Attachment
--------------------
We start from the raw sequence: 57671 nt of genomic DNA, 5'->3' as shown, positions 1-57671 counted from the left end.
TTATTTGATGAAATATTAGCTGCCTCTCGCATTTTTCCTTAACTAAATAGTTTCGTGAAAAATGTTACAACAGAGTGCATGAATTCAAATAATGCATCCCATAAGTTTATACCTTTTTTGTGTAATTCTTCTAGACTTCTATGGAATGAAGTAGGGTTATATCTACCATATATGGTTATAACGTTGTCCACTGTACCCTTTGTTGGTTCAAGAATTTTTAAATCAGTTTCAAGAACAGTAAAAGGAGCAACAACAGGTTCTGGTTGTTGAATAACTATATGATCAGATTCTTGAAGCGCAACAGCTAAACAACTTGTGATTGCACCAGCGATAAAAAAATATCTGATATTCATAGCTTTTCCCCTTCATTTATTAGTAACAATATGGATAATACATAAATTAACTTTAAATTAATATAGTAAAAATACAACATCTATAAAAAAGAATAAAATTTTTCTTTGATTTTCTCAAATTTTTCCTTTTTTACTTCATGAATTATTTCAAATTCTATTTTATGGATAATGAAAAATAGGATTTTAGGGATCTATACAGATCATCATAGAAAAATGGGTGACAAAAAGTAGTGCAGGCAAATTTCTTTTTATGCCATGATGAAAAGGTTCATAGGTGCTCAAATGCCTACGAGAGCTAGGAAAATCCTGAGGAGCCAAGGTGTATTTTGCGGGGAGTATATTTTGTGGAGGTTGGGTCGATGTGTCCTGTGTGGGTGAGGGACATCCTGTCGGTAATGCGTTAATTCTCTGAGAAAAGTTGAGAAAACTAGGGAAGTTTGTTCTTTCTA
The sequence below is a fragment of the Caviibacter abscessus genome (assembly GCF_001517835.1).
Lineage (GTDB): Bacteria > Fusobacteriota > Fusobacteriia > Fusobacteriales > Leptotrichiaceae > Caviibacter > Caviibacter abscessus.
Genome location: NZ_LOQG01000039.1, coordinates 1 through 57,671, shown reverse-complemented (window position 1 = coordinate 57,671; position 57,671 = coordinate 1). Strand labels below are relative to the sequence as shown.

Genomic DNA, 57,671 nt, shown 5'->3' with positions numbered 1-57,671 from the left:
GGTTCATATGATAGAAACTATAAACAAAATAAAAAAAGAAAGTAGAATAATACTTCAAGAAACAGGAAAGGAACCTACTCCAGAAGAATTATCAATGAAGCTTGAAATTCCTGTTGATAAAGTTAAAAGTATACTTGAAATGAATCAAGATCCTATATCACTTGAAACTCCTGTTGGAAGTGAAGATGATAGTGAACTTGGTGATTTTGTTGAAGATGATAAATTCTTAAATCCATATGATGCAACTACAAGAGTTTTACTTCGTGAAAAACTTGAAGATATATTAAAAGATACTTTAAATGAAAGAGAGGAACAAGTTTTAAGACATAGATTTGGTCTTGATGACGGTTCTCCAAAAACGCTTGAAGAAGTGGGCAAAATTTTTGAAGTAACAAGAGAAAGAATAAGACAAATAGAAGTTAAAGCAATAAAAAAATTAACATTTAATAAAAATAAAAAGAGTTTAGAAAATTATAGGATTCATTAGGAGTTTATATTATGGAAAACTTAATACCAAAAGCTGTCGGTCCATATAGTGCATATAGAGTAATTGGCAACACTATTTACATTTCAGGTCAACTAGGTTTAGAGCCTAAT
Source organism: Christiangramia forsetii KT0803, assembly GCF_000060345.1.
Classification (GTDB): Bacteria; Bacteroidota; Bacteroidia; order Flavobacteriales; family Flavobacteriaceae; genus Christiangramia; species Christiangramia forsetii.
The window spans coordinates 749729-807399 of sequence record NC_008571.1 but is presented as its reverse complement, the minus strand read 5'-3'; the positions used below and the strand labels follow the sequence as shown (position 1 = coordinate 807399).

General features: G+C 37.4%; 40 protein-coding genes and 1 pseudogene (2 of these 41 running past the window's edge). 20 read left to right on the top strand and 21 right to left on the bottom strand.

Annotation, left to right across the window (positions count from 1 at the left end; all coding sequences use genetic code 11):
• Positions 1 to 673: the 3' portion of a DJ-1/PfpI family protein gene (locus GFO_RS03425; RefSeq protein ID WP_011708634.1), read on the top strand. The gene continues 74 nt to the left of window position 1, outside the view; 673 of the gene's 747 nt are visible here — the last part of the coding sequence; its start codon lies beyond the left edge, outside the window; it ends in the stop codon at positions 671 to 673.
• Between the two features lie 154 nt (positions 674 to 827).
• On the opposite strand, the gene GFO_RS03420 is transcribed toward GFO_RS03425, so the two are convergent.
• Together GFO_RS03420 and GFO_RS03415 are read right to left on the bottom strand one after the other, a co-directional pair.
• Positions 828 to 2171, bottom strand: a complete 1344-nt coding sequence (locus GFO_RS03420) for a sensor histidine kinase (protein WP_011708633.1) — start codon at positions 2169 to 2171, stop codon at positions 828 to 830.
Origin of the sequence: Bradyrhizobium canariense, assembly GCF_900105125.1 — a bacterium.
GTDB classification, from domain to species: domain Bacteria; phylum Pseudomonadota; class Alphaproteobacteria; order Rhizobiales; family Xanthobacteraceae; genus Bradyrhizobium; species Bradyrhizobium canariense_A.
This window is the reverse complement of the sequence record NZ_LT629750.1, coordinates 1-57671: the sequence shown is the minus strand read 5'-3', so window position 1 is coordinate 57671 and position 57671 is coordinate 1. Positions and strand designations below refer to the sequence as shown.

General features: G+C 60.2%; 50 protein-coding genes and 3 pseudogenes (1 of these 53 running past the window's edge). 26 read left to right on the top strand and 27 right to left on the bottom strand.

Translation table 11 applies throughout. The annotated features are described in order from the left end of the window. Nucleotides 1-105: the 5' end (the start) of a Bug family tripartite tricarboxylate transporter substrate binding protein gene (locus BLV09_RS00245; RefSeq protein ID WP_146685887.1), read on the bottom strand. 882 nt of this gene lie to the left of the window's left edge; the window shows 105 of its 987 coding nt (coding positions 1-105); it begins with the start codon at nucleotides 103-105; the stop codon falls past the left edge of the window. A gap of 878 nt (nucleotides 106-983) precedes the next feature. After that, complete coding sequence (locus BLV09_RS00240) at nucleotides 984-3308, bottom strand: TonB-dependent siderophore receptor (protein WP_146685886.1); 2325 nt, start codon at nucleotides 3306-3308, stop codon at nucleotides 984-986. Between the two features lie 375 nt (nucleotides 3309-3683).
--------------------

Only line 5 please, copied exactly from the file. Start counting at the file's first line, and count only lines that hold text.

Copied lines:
Genome location: NZ_LOQG01000039.1, coordinates 1 through 57,671, shown reverse-complemented (window position 1 = coordinate 57,671; position 57,671 = coordinate 1). Strand labels below are relative to the sequence as shown.